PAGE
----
Man on Fire was a movie we discussed often, and one that became especially poignant for Ryan when he became a father just a few years later. This story of a very damaged man, lost in his own vices, haunted by his past, finding a reason to still put one foot in front of the other…To wake up every day and try to be a little better than the person he was the day before, because this little girl needed him to be better…it’s something I watched my brother try to do again and again with the people in his life. I know it’s not my place to judge if he was ever successful, even in our own strained relationship, but it’s something that I’ve begun recognizing in hindsight.
If you’ve never seen Man on Fire, it’s the story of John Creese, a washed up vet, an alcoholic, living in Mexico, getting by on meaningless jobs that he never lasts long at. He takes what he’s told is an easy gig playing bodyguard to a young daughter of a local CEO and prominent figure. He takes her to and from school, to look imposing and scary, and stay awake and remotely sober. When the two form a bond, Creese starts to see beyond his past, and when the worst happens he makes it his mission to mete out justice. Eventually, after taking out a large contingent of the kidnapping ring, Creese agrees to trade his life for the life of the girl. He’s mortally wounded, he knows it, and he’s resigned himself to his fate, as long as it means she will live.
As I rewatched that ending play out, of course I thought about my brother, but I also thought about Tony Scott and the circumstances of his own passing.
On August 19 of 2012 Scott climbed a bridge in Los Angeles and leapt to his death. The contents of the notes he left behind have never been disclosed, but eventually his brother, Ridley, revealed that he had been battling cancer, but that he was in recovery, and it made the circumstances surrounding his death even more mysterious. I won’t speculate here as to the reasons Tony Scott took his own life, but I’ll paraphrase what I said when the news came: It saddens me to no end that anyone, let alone a man my brother and I admired so greatly, had lost his light. I can only wonder if my brother had very much done the same. Maybe not at the end, but for the months and months before that I can tell you that he did not seem at all to want to get better. He often talked as if he’d given up on himself.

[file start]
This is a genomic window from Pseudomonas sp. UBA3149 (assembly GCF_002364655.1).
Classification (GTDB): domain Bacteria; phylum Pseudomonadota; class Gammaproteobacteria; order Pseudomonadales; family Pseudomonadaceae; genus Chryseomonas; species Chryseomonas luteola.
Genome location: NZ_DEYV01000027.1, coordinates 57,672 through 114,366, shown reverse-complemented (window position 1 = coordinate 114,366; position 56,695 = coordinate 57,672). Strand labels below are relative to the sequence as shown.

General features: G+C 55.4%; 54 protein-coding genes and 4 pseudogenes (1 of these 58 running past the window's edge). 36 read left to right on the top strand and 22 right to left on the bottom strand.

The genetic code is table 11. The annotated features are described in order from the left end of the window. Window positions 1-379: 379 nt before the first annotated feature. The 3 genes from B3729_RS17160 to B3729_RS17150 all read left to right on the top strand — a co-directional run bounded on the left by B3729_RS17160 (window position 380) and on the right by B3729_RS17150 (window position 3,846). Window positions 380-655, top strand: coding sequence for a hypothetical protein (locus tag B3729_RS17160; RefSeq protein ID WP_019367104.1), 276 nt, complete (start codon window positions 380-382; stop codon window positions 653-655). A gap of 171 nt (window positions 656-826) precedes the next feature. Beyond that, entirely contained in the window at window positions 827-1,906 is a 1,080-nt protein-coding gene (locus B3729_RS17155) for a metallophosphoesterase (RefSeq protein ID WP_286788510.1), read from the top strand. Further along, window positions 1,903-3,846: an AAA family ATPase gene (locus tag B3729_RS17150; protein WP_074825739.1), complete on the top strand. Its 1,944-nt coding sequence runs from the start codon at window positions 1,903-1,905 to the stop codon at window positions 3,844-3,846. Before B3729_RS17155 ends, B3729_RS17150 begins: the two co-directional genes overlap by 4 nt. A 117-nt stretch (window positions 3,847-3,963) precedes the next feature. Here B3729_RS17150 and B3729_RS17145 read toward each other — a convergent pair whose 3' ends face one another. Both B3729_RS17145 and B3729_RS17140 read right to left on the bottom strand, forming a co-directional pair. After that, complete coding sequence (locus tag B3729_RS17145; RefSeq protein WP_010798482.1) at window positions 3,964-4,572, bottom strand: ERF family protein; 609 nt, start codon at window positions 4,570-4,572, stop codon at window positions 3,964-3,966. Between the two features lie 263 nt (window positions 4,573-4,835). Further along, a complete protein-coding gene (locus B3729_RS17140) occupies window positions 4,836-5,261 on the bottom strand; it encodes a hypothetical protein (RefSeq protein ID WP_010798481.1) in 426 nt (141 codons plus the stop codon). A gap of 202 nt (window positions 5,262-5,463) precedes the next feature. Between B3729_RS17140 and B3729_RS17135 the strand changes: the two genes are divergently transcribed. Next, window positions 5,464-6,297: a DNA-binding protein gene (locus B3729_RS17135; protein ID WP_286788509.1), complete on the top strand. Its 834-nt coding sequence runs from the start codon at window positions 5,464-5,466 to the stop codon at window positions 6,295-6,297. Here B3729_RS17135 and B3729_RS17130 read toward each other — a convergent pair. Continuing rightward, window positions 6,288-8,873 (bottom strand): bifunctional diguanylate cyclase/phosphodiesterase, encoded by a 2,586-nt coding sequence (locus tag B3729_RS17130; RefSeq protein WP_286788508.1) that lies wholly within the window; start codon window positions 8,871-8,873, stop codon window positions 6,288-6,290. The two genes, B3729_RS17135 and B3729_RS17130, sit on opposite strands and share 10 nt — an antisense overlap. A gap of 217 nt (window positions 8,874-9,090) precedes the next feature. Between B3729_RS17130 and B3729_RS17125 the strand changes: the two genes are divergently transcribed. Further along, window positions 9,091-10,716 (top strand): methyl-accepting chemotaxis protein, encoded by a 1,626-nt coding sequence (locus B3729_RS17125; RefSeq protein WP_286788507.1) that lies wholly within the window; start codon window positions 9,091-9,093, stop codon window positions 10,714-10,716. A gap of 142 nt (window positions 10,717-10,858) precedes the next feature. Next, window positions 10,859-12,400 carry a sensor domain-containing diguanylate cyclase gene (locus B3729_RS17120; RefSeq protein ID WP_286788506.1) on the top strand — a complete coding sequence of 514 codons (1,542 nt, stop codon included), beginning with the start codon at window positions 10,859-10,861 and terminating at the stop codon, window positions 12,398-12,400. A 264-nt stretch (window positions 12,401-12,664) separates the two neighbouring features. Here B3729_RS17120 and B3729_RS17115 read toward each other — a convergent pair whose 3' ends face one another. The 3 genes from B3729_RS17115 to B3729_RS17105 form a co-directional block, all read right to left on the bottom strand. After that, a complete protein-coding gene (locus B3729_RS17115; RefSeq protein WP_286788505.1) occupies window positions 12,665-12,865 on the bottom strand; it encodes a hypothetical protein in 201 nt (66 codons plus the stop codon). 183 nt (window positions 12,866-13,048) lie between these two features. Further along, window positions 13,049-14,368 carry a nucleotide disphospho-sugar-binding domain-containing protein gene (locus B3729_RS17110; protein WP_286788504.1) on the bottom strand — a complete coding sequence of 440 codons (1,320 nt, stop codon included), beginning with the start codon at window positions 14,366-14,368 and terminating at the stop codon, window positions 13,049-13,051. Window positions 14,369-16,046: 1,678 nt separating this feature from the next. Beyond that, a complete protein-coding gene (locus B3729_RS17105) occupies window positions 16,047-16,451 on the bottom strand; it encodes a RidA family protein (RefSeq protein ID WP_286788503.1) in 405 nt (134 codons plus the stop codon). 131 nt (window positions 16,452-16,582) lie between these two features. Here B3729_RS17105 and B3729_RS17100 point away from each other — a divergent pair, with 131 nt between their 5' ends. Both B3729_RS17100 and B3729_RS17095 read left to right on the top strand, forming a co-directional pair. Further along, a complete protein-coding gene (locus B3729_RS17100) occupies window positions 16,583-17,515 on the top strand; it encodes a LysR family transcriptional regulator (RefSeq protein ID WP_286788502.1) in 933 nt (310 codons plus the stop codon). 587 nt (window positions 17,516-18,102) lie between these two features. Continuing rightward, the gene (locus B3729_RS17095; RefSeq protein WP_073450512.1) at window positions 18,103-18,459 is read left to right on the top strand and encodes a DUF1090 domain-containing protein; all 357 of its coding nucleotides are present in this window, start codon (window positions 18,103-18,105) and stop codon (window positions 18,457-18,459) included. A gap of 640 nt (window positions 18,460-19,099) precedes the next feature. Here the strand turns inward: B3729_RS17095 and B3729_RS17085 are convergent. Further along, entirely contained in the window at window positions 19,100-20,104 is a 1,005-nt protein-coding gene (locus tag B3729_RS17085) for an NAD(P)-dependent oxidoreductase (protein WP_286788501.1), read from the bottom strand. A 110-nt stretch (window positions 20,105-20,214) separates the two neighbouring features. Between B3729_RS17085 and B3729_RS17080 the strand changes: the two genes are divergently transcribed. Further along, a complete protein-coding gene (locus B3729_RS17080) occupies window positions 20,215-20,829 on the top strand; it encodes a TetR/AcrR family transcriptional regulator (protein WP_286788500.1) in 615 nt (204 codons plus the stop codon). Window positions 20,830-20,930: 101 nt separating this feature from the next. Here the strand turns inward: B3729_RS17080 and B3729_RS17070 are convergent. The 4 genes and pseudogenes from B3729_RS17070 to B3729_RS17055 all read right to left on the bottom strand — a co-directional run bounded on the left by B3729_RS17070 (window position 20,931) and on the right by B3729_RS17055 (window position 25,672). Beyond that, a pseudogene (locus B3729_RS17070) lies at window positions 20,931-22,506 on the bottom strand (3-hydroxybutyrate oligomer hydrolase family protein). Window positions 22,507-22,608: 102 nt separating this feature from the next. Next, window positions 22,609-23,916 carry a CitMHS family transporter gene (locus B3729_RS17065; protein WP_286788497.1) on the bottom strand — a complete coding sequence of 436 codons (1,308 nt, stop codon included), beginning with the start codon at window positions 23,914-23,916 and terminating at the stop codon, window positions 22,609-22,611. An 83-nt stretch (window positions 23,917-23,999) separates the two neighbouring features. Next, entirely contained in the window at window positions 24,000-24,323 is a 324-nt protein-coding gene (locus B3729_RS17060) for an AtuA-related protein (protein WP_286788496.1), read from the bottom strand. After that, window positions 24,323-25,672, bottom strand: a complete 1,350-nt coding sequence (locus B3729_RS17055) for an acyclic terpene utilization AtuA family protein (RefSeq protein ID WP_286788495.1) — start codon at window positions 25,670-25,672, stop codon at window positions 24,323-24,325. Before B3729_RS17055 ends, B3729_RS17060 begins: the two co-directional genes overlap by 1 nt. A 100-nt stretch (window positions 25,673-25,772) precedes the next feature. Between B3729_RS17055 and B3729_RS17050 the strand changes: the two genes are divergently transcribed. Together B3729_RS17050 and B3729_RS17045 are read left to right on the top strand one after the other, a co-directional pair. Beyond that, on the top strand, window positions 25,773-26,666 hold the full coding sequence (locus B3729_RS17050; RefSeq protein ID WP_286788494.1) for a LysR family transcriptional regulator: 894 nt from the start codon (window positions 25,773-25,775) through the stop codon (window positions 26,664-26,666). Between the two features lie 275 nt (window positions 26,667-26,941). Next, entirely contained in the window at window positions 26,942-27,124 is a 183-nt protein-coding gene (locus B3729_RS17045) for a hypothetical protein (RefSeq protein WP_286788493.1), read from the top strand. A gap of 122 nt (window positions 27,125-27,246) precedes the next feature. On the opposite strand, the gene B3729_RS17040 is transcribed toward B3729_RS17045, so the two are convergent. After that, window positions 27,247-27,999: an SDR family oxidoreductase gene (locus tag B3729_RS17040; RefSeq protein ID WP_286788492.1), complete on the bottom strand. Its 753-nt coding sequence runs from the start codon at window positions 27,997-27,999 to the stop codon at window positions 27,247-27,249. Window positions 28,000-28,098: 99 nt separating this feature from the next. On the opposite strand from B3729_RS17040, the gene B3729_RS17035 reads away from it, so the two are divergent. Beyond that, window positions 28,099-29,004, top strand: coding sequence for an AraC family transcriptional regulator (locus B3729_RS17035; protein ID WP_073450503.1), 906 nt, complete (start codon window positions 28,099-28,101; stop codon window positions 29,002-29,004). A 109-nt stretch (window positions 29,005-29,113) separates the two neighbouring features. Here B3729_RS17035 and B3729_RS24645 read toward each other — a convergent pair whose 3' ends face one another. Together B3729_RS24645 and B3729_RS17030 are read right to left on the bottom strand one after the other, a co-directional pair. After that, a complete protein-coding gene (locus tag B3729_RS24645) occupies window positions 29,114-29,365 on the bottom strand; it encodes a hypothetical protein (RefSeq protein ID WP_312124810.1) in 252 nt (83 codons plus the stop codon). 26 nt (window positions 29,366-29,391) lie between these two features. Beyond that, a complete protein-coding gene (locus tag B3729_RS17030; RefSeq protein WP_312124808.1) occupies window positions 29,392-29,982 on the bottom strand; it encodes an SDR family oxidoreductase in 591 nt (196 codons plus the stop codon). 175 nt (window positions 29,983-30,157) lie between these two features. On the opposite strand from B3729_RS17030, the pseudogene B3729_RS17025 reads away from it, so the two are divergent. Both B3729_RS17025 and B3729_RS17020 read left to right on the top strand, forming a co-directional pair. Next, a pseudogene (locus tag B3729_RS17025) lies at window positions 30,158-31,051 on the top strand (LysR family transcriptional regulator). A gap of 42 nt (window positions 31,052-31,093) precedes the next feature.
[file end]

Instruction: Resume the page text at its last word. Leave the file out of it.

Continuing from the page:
Watching John Creese resign himself to a fate he felt he deserved, even if in his mind it meant someone else he loved got to live, was harrowing in relation to deaths of the man who molded the film and the brother who loved it so dearly, and spread that love to me (among others, I’m sure).
Was there another way?
That’s the hell of grief. One of the many, I suppose. Unanswered questions. Another, and maybe the actual driving force of grief, is the idea of what could have been if things had been different. If John Creese had decided to save both his surrogate daughter and himself, could he have? Would they be living, with the girl’s mother, away from the madness that threatened to consume them? Had Tony Scott been treated sooner, or possibly known that he could (are possibly already had) recover from his illnesses, what would the landscapes of both his personal and professional life look like? The questions of what life would be like if my brother had been able to get the answers he needed about his health sooner loom large for the people he left behind. For me they are too many to even ponder openly, even now…it’s three years later and I still find new ones every day.
Time is the only currency we can truly spend and never make, it’s our most valuable resource, and at the end we all will wish we had more. Maybe the most human of all follies is that every one of us thinks we will get all we need. I know I do, and while I’d like to resolve to make it all count going forward, I know it’s a promise I can’t keep, but I will certainly keep trying my best.